ABD RADIO PERTH MORNINGS WITH NADIA MITSOPOLOUS
WEDNESDAY, 12 MAY 2021
SUBJECTS: Budget 2021.
NADIA MITSOPOLOUS, HOST: Dr Andrew Leigh, good morning to you.
ANDREW LEIGH, SHADOW ASSISTANT MINISTER FOR TREASURY AND CHARITIES: Good morning, Nadia. Great to be with you.
MITSOPOLOUS: Does this budget, and the huge social investment, earn your praise?
LEIGH: Well, this is a trillion dollars of debt and so little to show for it, Nadia. You don't have the investment in climate change, you don't have proper solutions to aged care, such as the 24/7 nurses that the Royal Commission recommended, and you've got some real oddities. Roe 8 is still in the budget, costing $1.2 billion, despite the fact that the people of Western Australia have voted against it at the last two state elections. You don't have funding for a Headspace Centre in the Perth CBD. I was talking to Patrick Gorman this morning and he will continue to campaign strongly on that. He can't see why you'd be creating more Headspace Centres and not putting one in the Perth CBD. The budget doesn't tell us how much Christian Porter spent on supporting Clive Palmer's High Court challenge to Western Australia's border closure. There are really big questions that the budget fails to answer.
MITSOPOLOUS: You've picked some very WA-specific issues that I do appreciate, but there are people also saying surely you can't snub your nose at $18 billion for aged care, $2.3 billion for mental health, topping up the NDIS by $13 billion. I mean, these are traditionally not areas that attract a lot of Coalition Government attention.
LEIGH: There's a budget deficit but there's also a credibility deficit, Nadia. We're talking about increases to aged care coming from a man who cut the aged care budget when he was Treasurer. We're talking about family violence funding from a party that's just scrapped the Family Court, against the advice of family violence experts. We're talking about support for families at a time when the Government's own budget papers admit that real wages will go backwards next year. After inflation, Australians will be earning less in a year's time, than they are today.
MITSOPOLOUS: That slow wages growth seems to be what Labor is focusing on this morning. Leaving workers behind, I think, is what Anthony Albanese was saying this morning.
LEIGH: Well, slow wages growth is putting it politely. The fact is, it's wage shrinkage. Your pay packet won't go as far in a year's time as it does today. The vaccine rollout is badly bungled, it's off track, and there's not only health risks from that, as the variants spread through the world, but there's also economic costs. We don't get international tourism and higher education back to normal until the economy reopens. Universities alone are going to cop a $20 billion hit in the next year, as a result of not getting international students back. That's to say nothing of the impact on the many small businesses who could have held on for a year, but now we're talking about 2023 before migration and tourism come back. That's just going to be too long for many small businesses in the tourism sector. They'll close their doors.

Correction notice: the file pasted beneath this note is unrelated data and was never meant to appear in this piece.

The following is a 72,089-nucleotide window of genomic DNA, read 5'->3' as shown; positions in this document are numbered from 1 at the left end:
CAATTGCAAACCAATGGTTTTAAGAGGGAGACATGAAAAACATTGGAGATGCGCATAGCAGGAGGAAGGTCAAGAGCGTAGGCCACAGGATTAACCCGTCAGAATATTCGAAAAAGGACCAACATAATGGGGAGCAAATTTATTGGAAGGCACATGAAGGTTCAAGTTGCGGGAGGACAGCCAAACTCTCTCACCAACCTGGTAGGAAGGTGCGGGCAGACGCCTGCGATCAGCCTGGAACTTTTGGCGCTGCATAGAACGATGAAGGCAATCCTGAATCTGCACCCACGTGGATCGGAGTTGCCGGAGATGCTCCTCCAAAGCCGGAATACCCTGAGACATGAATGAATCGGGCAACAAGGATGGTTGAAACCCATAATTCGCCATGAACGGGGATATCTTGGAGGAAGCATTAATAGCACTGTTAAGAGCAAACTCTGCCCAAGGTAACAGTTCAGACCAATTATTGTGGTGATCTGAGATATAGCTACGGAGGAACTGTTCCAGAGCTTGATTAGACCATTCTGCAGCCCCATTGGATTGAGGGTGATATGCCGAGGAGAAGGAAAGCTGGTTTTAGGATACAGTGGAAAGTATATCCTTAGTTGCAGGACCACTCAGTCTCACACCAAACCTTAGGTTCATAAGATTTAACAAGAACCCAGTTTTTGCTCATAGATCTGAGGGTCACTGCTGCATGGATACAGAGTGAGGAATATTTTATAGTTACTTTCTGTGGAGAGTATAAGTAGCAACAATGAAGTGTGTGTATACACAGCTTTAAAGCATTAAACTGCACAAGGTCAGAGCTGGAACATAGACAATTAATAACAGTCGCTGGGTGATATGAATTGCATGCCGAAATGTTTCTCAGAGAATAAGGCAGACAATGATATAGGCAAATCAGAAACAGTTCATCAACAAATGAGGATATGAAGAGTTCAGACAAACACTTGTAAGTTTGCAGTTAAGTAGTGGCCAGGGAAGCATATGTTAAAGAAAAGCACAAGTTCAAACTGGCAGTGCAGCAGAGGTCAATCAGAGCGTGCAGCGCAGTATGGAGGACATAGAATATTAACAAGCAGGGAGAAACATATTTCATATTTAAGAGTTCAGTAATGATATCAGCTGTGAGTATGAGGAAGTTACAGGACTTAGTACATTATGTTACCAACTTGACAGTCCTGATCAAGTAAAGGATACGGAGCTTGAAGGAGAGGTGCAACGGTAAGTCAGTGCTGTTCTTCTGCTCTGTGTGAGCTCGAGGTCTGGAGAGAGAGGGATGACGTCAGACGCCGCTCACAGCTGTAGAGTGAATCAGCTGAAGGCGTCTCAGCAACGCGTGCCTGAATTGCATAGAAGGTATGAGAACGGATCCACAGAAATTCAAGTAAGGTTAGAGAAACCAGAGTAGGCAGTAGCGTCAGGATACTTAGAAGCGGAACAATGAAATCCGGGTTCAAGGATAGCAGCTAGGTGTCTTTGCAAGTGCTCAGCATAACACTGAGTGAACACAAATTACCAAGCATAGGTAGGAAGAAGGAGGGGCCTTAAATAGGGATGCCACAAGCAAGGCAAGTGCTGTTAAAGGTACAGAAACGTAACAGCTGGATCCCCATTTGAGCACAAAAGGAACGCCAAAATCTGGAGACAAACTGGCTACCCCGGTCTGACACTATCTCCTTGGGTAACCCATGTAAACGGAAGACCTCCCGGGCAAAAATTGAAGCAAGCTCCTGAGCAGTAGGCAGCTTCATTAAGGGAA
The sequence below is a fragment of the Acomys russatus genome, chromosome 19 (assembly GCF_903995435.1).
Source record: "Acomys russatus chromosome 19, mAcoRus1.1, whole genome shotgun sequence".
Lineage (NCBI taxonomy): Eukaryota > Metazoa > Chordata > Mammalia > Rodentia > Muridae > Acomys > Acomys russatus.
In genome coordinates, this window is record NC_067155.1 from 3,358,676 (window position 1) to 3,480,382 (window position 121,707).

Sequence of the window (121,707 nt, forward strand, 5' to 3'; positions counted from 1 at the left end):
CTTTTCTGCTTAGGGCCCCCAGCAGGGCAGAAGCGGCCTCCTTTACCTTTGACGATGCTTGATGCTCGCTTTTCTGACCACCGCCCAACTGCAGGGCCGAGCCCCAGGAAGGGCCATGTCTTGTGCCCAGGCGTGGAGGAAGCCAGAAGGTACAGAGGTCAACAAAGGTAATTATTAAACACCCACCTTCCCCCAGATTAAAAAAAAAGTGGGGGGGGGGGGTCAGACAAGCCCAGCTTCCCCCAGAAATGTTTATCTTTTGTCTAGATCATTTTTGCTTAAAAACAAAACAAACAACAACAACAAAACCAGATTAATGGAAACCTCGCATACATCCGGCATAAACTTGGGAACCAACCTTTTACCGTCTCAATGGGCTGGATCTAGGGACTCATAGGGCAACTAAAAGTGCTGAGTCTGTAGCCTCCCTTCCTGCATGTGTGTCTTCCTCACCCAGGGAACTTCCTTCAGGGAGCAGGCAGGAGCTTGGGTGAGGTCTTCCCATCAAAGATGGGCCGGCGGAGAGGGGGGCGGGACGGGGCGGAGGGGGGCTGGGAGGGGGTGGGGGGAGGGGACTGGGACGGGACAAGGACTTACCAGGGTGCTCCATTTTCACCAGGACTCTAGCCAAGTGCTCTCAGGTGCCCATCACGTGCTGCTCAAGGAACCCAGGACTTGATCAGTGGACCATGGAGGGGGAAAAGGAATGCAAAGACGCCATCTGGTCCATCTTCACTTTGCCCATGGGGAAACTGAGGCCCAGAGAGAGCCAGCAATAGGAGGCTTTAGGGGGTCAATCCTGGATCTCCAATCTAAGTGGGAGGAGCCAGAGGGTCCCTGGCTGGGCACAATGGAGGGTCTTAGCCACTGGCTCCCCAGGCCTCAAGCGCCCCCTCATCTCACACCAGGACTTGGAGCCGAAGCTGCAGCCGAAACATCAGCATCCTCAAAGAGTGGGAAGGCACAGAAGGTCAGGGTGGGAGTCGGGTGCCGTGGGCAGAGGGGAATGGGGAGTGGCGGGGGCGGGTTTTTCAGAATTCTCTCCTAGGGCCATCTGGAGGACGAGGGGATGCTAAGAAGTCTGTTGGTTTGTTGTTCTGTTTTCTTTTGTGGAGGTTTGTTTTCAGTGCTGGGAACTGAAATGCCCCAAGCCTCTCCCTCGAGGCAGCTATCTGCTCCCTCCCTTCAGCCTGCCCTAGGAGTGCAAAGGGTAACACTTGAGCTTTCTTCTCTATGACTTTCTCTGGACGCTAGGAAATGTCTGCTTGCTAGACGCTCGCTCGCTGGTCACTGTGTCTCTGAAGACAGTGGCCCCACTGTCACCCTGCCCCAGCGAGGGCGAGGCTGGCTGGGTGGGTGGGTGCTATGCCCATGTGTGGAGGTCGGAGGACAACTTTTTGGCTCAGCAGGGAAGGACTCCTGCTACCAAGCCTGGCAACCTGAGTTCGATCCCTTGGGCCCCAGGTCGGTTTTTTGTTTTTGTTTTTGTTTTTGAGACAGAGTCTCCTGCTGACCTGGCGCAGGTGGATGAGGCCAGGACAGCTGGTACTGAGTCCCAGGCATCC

MITSOPOLOUS: Certainly in regional WA, the thought is one in five businesses that are linked to international tourism in WA may well shut down or continue to lay off staff. We're just a few minutes away from nine o'clock. Andrew Leigh is the Shadow Assistant Minister for Treasury and my guest on mornings this morning. There is nothing in this budget for hotel quarantine. If you were in government, would you be putting money towards purpose-built facilities, given this virus is going to be around for a while?
LEIGH: Absolutely. Look at the facilities that were set up in the 19th century, facilities like Point Nepean and North Head. These were purpose-built facilities so you could bring in people, potentially with diseases, and ensure that it didn't spread into the broader community. We also need domestic vaccine manufacturing capability, not just AstraZeneca which has had the blood clots problem, but also the mRNA vaccines.
MITSOPOLOUS: There is money going towards that, though.
LEIGH: Well, the budget has finally decided to put something towards it, but we're 15 months into the pandemic. We should have been doing this a long time ago, not only signing up more vaccine deals but also boosting our domestic manufacturing capability.
MITSOPOLOUS: Do you think this budget addresses certainty on the vaccine rollout?
LEIGH: Not in the least, no. Last year the vaccine rollout was going to be done by the end of 2021. Now the phrase in the budget is that "a program is likely to be in place by the end of 2021," whatever on earth that means.
MITSOPOLOUS: That debt level, how concerned are you about that?
LEIGH: It's a huge amount of debt. Remember, this is the Coalition who drove around a debt truck with $315 billion painted on the side. Now, their debt levels are going to a trillion dollars. I'm not sure that Josh Frydenberg will be giving too many more speeches talking about Ronald Reagan and Margaret Thatcher. Those 'Back in Black' mugs are clearly not coming back either. The Coalition is clearly never going to deliver a budget surplus and never has under this government. They need to make some hard decisions on things like multinational taxation so we can see some of those multinational firms paying their fair share and get the budget back into surplus.
MITSOPOLOUS: I appreciate your time this morning. Thanks very much.
LEIGH: Real pleasure. Thank you, Nadia.
Authorised by Paul Erickson, ALP, Canberra